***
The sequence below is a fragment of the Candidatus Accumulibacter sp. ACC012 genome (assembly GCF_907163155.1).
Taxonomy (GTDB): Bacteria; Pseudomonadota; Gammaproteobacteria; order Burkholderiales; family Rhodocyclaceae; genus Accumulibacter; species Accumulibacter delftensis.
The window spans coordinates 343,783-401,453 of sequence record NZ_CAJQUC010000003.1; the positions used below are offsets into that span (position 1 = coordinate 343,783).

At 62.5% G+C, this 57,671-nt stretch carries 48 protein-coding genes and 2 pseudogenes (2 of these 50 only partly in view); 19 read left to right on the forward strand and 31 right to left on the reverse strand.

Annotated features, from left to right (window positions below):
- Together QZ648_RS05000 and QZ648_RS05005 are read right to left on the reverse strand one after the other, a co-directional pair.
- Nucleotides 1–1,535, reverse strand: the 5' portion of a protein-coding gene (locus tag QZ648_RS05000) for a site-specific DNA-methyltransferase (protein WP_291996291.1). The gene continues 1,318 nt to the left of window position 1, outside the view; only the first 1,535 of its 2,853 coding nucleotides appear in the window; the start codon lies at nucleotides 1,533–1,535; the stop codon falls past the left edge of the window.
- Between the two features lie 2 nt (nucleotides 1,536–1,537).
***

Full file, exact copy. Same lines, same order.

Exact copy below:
The sequence below is a fragment of the Candidatus Accumulibacter sp. ACC012 genome (assembly GCF_907163155.1).
Taxonomy (GTDB): Bacteria; Pseudomonadota; Gammaproteobacteria; order Burkholderiales; family Rhodocyclaceae; genus Accumulibacter; species Accumulibacter delftensis.
The window spans coordinates 343,783-401,453 of sequence record NZ_CAJQUC010000003.1; the positions used below are offsets into that span (position 1 = coordinate 343,783).

At 62.5% G+C, this 57,671-nt stretch carries 48 protein-coding genes and 2 pseudogenes (2 of these 50 only partly in view); 19 read left to right on the forward strand and 31 right to left on the reverse strand.

Annotated features, from left to right (window positions below):
- Together QZ648_RS05000 and QZ648_RS05005 are read right to left on the reverse strand one after the other, a co-directional pair.
- Nucleotides 1–1,535, reverse strand: the 5' portion of a protein-coding gene (locus tag QZ648_RS05000) for a site-specific DNA-methyltransferase (protein WP_291996291.1). The gene continues 1,318 nt to the left of window position 1, outside the view; only the first 1,535 of its 2,853 coding nucleotides appear in the window; the start codon lies at nucleotides 1,533–1,535; the stop codon falls past the left edge of the window.
- Between the two features lie 2 nt (nucleotides 1,536–1,537).